You’ll also need to get the IP address of your ARTIK board using ifconfig. The example below shows the results when the ARTIK board is connected to the internet through an ethernet cable. The IP address you'll want to use is listed next to inet.

[root@localhost ~]$ ifconfig
eth0: flags=4163  mtu 1500
inet 10.11.6.200  netmask 255.255.255.0  broadcast 10.11.6.255

Run the code

Download and unzip the IoT Application file. In your IoT Application folder, you'll find a Samsung folder containing the GasLeakMonitor folder with code for the Artik. Copy the Samsung folder to your ARTIK board using scp. From your computer, go to the directory where the Samsung folder is located and type the command below. Make sure you use the IP address for your board you found using ifconfig.

[root@localhost ~]$ scp -r GasLeakMonitor root@xxx.xxx.xxx.xxx:/home

Now cd into the directory on your Artik where you placed the folder and and compile and run your code using the command below.

make

Need help?

We're always happy to help. Just email us at support@temboo.com, and we'll answer your questions.

Install for TI LaunchPad

Open the .ino file with Energia. While the sketch is running, open the Serial Monitor and you should see your app running.

Congratulations! Now that you know how to make your LaunchPad run any Choreo, you're just a few steps away from making something extraordinary.

You can find more examples of how to use Temboo with your LaunchPad here.

Need help?

We're always happy to help. Just email us at support@temboo.com, and we'll answer your questions.

Run the Sketch and rejoice

Save and upload your sketch to the Arduino Yún, and open the serial monitor.

Congratulations! You've just run an IoT Application. With Temboo handling all the small stuff, you're free to think big.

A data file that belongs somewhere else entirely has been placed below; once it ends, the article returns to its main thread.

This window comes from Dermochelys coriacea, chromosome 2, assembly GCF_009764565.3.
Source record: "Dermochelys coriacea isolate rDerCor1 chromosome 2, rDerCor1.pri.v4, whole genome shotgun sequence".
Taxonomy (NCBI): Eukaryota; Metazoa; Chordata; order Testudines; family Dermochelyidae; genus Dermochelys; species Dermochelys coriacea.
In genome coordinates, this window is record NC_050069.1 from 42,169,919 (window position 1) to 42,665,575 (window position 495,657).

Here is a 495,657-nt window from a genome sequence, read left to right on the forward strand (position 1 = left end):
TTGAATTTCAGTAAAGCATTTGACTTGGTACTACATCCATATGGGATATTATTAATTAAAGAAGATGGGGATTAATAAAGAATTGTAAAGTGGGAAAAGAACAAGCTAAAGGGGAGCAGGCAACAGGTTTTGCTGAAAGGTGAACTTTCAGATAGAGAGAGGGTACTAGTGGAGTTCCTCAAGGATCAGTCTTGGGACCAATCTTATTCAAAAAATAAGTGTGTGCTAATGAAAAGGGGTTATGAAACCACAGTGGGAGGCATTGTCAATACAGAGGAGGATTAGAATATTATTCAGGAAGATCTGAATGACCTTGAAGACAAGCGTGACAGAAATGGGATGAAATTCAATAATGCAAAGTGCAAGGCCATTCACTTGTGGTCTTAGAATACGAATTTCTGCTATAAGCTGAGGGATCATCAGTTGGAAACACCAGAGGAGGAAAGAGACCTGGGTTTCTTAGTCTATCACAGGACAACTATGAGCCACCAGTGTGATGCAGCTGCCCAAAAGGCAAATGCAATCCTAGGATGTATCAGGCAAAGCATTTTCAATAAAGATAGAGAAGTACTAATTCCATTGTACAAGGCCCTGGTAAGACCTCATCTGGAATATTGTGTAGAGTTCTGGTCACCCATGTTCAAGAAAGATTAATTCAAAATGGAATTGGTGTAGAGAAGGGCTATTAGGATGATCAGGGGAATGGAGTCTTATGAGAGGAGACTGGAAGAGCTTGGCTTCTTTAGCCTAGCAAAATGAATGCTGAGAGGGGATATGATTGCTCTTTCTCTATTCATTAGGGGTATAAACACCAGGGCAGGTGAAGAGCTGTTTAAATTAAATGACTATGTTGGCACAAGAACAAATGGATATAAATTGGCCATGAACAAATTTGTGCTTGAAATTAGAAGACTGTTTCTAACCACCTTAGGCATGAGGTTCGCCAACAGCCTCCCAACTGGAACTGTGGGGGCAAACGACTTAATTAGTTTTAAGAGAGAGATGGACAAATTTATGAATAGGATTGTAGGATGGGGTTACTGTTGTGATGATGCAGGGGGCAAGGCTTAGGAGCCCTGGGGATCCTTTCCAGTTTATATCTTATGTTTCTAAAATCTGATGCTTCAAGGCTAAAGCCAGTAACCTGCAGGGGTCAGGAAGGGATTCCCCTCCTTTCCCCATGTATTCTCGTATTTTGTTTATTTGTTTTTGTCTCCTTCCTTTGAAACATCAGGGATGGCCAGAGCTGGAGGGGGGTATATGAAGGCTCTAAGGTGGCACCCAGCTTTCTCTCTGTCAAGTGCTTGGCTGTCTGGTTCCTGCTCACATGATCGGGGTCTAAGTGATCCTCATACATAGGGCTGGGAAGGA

You can find lots of examples of how to use Temboo with your Yún here.

Need help?

We're always happy to help. Just email us at support@temboo.com, and we'll answer your questions.

Running the iOS Application

Make sure you have the latest Xcode, which can be downloaded here.

Download the Code

Download the code at the link above.

Unzip the files where you can find them. You should see one folder containing the iOS code, and another containing the hardware device code.

Open the Xcode Project

Locate the .xcodeproj file in the iOS code. Open the file with Xcode and you should see all of the accompanying files in the Project navigator.

If the file titles in your Project navigator are red, you'll need to relink them by clicking control and selecting "Add Files to ", then select and add all of the files from the iot application folder contained in the iOS folder you downloaded. Control click and delete any of the unlinked files that appear in the Project navigator.

Download the iOS SDK

The latest Temboo iOS SDK can be downloaded here. Save and unzip it to a folder where you can find it.

Once again, you'll need to control-click on the top-level folder in your Xcode Project navigator. Select "Add Files to " and browse to where you saved the Temboo SDK, locate and click on the "core" folder inside the SDK "src" folder. Make sure that "copy items if needed" is unchecked and "Create groups" is selected, then and select "Add".

Repeat the above steps to add the appropriate files located in the SDk's src/library folder.

Run the App

Make sure you have a device selected in the simulator, and click the run button.

Congratulations! You should see the app displayed in the simulator window. Go ahead and try it out, and you should see the Choreo results printed to the console.

Need help?

We're always happy to help. Just email us at support@temboo.com, and we'll answer your questions.